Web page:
Racing Has Been Stumped

Governance by sporting bodies continues to grab the headlines as cricket tries to move into the modern world following the Carter Crawford report to Cricket .

The selection has already changed while CA’s 14-person state-based board is mooted to be cut down to nine. Each state would still have one member but that person would have to be independent of the state administration – not an easy thing to bring about. In any case, this looks like a Clayton’s solution. How can you claim true independence when state residency is compulsory?

However, if CA accepts the recommendation it would then join the top bodies of the AFL and – shortly – Rugby League as reasonably independent organisations.

In contrast, state delegates dominate Rugby Union (22 voting members, including eight independent directors to go with all the state delegates), Tennis (8), Soccer (9), thoroughbred racing’s ARB (17) and harness racing (12).

has 9 state- and NZ-based members, who are always the chairmen or CEOs of state authorities.

So which system is better?

The Australian Institute of Sport has published findings that independent organisations are much more successful than those where national members have also to answer to their state bodies. AIS specifically recommends against state appointees due to that conflict of interest.

AFL and ARL dominate the three critical fields of , attendances and TV contracts, which underlines their historical success. In the other two football codes there have at least been discussions about a change to their governance systems but not a great deal of action. Soccer has a big following with mums and kids but the premium level competition is fragile and frequently propped up by wealthy benefactors. The Union base depends critically on players generated by elite schools and support from high income suburbs and shows no sign of increasing its influence.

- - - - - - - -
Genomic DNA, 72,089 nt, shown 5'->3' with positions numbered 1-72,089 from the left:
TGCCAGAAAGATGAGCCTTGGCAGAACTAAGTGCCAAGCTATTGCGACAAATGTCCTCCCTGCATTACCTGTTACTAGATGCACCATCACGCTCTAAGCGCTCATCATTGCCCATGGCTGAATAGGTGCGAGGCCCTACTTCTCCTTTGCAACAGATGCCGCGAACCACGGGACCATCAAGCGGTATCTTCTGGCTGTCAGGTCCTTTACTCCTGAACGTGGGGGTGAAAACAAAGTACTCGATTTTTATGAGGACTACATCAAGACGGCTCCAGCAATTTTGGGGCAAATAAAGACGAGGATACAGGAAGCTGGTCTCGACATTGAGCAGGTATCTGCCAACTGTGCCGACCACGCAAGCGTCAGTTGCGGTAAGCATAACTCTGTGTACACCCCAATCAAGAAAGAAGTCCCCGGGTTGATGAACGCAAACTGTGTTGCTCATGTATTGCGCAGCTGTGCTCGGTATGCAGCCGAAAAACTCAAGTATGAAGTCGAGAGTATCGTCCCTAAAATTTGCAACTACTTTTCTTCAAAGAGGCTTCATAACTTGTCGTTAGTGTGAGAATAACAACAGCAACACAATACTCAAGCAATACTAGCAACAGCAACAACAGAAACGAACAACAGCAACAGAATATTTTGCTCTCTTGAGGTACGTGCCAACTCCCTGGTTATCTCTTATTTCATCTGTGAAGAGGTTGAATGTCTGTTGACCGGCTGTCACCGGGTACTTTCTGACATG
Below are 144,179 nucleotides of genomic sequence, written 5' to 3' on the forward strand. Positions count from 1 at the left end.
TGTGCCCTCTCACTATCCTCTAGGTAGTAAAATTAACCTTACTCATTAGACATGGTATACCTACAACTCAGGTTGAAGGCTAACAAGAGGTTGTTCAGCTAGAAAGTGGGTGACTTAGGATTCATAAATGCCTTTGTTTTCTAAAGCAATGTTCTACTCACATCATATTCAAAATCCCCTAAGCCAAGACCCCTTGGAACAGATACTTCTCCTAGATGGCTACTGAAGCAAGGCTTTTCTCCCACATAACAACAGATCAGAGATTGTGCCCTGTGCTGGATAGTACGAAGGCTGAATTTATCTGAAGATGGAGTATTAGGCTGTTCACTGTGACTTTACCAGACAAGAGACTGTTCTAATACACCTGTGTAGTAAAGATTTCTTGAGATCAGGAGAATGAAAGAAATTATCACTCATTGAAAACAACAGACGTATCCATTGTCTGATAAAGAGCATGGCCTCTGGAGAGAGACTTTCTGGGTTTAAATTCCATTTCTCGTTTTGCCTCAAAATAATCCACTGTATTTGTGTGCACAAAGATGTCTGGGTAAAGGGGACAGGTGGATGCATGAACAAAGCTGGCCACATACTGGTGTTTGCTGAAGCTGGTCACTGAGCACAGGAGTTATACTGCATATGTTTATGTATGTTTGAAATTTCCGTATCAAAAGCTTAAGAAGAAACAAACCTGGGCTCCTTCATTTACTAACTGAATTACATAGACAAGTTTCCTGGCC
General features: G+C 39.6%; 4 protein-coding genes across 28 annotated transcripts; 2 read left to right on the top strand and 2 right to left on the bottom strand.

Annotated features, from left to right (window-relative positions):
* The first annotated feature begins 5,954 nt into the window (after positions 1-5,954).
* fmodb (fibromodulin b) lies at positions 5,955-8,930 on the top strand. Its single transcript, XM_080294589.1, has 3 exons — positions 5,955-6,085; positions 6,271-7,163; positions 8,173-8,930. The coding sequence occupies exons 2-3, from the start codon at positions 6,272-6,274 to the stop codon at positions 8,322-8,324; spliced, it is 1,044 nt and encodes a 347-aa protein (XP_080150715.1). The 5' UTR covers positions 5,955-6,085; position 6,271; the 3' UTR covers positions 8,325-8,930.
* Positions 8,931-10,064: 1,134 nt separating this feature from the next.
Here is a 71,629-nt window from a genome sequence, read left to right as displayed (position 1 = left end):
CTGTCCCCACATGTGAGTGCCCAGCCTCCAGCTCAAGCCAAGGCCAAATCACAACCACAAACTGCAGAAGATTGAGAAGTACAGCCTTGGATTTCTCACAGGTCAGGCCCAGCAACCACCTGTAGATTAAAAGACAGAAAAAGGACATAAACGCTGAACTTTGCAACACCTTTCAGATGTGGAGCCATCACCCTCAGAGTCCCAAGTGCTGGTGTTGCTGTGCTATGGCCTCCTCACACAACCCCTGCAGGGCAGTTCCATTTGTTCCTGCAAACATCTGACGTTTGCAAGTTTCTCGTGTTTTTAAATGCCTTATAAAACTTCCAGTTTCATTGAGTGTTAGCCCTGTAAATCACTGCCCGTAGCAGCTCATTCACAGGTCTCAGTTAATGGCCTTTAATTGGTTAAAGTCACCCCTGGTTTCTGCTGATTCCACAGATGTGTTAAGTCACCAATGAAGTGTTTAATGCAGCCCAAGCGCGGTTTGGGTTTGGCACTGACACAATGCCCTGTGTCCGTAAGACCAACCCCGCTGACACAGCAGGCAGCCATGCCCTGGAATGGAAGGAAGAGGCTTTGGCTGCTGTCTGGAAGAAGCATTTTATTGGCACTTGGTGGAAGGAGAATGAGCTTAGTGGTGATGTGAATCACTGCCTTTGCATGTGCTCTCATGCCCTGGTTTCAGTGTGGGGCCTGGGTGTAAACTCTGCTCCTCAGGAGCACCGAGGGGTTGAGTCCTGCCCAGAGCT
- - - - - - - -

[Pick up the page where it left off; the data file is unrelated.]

But sport is just as much a business as a recreational activity these days. The dollars make all the difference and so does the way the sport is run. Its customers (ie fans and spectators) want comfort and high class performances. To sustain that support, a sport must reach far and wide into the community – something that soccer took a long while to recognise before it got rid of overtly ethnically based teams.

Racing has generally failed on these counts, mainly because it has relied solely on an automatic cultural attachment to “having a bet”, regardless of the quality of the product. It effectively rubbished punters who indicated clearly they were not happy with the status quo and deserted in droves to bookies and Betfair. attractions cut sharply into the remainder, in turn leaving those fans more open to competing gambling opportunities. Hence the flat betting turnover of the last two decades, interrupted only by the odd big event. Even then the last Victorian Spring Carnival series at the gallops produced ordinary results, as did the coincident greyhound -Melbourne Cup program.

Clues to these shortcomings are that racing organisations are still tradition-bound while their national bodies have no commercial brief – they are limited to regulatory matters only. Instead, dealing with the dollars is left to the state or, more often, the club itself. So, too, with negotiations with TABs, media and governments.

Contrast that with AFL and ARL (probably) TV contracts of $1 billion-plus, all handled by the national authority.

But the small shadow cast by racing’s national authorities also means they will never impress the public or perhaps even the industry itself. Regulatory matters are important but boring to the public – at least until corruptions appear, as occurred a few years ago in NSW greyhounds and in the harness code today.

While greyhounds have done better than the other two codes in money matters that has been more a matter of good luck than good management. The extra cash comes from extra meetings, not from any growth in like-for-like meetings, and it is more often coming from mug gamblers than from people who understand racing.

Would an independent, commercially-oriented national authority have done any better? Almost certainly.

For example, given that greyhound racing is the largest single contributor to the TABs’ ability to offer wall-to-wall racing (it has many more meetings than either of the other codes), why do greyhound clubs have to pay through the nose to obtain SKY coverage? Surely it should be the other way round.

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